Recently, Ryan Kwanten’s film, The Right Kind of Wrong premiered at the Toronto International Film Festival and in an interview below, he talks about his thoughts on acting and life in general. Below are excerpts from an interview he gave with o.canada.com.
Ryan Kwanten loves acting. “I never feel more at home than I do when I’m on a film set,” he says. “I feel my heart rate is more at ease than it is in real life.”
He loves true-crime stories. “I love the psychology or the breakdown of a mind. How far can you push the human psyche, physically or emotionally? I like to see characters overcome resistance and being resilient.”
He loved the 2009 prison movie A Prophet: It’s three hours long, and he was sitting at the end of the first row, so his neck was all twisted, but he says he didn’t move off the edge of his seat.
What he doesn’t love, though, are romantic comedies. “I find them so overly romantic and overly sappy.”
Yet here he is, the star of The Right Kind of Wrong, a romantic comedy that he didn’t find sappy at all. It’s about a dishwasher named Leo Palamino who is dumped by his girlfriend, who then goes off to write an exposé about all his faults. Meantime, he falls for someone else’s bride, and pursues her through many obstacles until the happy ending.
“I’m very quietly ambitious,” Kwanten says. “I like to think there’s a storm rumbling inside of me. But having played a character like Leo Palamino, in a weird way he has made me a better man.” Leo has an unlikely goal, but as Kwanten notes, “Who’s to say that’s not possible?”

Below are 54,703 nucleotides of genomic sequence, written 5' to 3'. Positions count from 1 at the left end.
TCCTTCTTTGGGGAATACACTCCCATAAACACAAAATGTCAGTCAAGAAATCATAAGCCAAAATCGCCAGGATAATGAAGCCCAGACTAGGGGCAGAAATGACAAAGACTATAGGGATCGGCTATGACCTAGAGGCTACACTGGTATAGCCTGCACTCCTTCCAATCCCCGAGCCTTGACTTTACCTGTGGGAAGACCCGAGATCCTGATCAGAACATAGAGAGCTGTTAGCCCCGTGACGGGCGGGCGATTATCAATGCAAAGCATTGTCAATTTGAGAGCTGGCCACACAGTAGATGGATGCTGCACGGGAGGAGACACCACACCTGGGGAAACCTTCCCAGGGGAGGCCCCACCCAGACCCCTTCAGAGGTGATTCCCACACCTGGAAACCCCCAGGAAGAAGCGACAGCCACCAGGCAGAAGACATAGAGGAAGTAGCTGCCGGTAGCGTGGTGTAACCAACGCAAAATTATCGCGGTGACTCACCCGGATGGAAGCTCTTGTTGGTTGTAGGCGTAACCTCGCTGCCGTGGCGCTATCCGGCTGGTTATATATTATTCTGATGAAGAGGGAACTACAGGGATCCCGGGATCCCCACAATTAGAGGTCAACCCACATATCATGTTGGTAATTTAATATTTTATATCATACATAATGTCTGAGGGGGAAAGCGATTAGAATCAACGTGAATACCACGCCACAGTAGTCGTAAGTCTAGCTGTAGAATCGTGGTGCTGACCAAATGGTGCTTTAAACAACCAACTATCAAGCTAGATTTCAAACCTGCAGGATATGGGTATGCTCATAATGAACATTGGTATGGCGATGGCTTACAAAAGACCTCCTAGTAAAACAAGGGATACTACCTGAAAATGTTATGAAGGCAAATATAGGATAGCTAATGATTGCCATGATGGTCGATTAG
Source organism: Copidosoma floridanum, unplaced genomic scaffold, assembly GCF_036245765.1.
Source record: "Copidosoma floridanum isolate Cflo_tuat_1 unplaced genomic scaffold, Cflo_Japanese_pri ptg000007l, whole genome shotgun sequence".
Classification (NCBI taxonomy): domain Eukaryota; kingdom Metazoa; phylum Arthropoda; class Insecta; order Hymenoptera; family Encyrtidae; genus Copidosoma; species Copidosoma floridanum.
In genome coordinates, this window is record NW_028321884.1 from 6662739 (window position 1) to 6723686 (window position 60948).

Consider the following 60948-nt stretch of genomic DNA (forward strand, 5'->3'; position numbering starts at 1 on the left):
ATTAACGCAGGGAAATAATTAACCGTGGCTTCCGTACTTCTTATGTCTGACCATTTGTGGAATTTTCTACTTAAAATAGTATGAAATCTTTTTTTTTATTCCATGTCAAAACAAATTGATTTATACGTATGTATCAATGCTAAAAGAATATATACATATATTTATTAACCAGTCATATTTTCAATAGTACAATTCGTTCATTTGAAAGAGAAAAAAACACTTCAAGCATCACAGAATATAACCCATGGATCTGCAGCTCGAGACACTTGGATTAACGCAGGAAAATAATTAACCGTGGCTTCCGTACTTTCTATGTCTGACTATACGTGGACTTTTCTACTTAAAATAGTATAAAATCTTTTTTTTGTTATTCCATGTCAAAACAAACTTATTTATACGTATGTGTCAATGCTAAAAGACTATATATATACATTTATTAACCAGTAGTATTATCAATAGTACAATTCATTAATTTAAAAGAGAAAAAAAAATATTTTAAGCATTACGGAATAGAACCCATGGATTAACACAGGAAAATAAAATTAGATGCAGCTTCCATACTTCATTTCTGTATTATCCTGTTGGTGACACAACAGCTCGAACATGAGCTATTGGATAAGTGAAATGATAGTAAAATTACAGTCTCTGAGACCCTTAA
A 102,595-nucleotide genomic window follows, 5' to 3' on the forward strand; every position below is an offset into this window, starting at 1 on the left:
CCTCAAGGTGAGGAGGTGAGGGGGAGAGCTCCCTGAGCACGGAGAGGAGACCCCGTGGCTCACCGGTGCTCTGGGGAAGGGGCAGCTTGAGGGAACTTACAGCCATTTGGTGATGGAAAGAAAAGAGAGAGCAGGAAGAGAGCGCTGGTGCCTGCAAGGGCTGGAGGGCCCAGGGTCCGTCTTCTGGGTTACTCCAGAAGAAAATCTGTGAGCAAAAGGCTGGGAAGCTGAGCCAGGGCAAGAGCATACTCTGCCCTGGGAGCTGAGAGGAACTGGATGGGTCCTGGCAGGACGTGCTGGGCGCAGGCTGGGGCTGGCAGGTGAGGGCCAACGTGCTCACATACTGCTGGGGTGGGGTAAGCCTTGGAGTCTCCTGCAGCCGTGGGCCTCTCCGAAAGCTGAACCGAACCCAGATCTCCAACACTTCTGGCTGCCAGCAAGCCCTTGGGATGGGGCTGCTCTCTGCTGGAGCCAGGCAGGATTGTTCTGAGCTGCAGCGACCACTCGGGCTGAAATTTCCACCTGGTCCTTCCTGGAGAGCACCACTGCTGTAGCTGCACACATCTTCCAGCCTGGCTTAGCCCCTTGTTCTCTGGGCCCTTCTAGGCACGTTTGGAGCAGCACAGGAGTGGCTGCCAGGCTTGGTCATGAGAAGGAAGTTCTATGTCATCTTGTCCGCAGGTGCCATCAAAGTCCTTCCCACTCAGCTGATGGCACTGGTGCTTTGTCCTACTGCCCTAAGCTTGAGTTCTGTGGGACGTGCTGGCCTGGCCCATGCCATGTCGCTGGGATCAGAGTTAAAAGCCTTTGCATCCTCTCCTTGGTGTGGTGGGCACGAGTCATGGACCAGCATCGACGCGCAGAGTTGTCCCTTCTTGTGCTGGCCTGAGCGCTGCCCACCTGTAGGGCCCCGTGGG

“I take pride in choosing projects I haven’t done before,” Kwanten says. “It was Einstein who said the most beautiful thing we can experience is the mysterious. And for me, playing the same character I’ve played before couldn’t be more unmysterious.” Leo Palamino “was a really nice character to try to sink my teeth into and get to know.”
A TV role can be a lot of the same thing, but Jason Stackhouse has changed enough through the six seasons of True Blood — that he remains interesting.
“What makes it so exciting for me to keep going back season after season is that he started so low on the evolutionary totem pole that he could only grow,” Kwanten says. “So every season there is somewhere for him to go. It’s not like he’s this kind of superhero-type character in season one where he’s got no flaws and there’s nowhere for him to go. He’s rife with flaws when we first see him. He’s constantly trying to make himself a better man. There’s always a struggle. That’s what I like in playing characters.”
Because Ryan has had no formal acting training, he says he puts a lot of himself into each part that he plays. “No one can do me better than me. If even five per cent, 15 per cent of me is in any of the characters I play, then it makes it unique. It makes it something no one else can do. In a weird way it’s a talent that I have.”
So does that mean we can see who he is by the people he plays?
“Oscar Wilde said, ‘Give a man a mask and he will tell you the truth,” Kwanten replies. “I can almost live vicariously and better through my characters in a way. And happier.”